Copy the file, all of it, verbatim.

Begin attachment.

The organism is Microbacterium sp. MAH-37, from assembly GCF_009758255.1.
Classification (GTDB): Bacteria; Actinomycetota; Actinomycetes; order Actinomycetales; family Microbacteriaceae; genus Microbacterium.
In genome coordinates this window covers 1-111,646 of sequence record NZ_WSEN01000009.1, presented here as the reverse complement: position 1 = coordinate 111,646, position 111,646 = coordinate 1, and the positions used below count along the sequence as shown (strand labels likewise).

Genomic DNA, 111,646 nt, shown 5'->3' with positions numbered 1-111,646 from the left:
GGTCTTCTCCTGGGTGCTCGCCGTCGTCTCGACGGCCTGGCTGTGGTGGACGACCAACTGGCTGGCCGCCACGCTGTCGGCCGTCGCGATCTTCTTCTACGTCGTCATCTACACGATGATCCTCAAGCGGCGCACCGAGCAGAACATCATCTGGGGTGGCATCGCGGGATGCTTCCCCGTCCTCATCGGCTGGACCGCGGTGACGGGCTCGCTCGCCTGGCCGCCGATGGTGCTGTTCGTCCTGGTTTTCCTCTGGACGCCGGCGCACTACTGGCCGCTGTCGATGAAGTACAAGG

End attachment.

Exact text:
The organism is Microbacterium sp. MAH-37, from assembly GCF_009758255.1.
Classification (GTDB): Bacteria; Actinomycetota; Actinomycetes; order Actinomycetales; family Microbacteriaceae; genus Microbacterium.
In genome coordinates this window covers 1-111,646 of sequence record NZ_WSEN01000009.1, presented here as the reverse complement: position 1 = coordinate 111,646, position 111,646 = coordinate 1, and the positions used below count along the sequence as shown (strand labels likewise).

Genomic DNA, 111,646 nt, shown 5'->3' with positions numbered 1-111,646 from the left:
GGTCTTCTCCTGGGTGCTCGCCGTCGTCTCGACGGCCTGGCTGTGGTGGACGACCAACTGGCTGGCCGCCACGCTGTCGGCCGTCGCGATCTTCTTCTACGTCGTCATCTACACGATGATCCTCAAGCGGCGCACCGAGCAGAACATCATCTGGGGTGGCATCGCGGGATGCTTCCCCGTCCTCATCGGCTGGACCGCGGTGACGGGCTCGCTCGCCTGGCCGCCGATGGTGCTGTTCGTCCTGGTTTTCCTCTGGACGCCGGCGCACTACTGGCCGCTGTCGATGAAGTACAAGG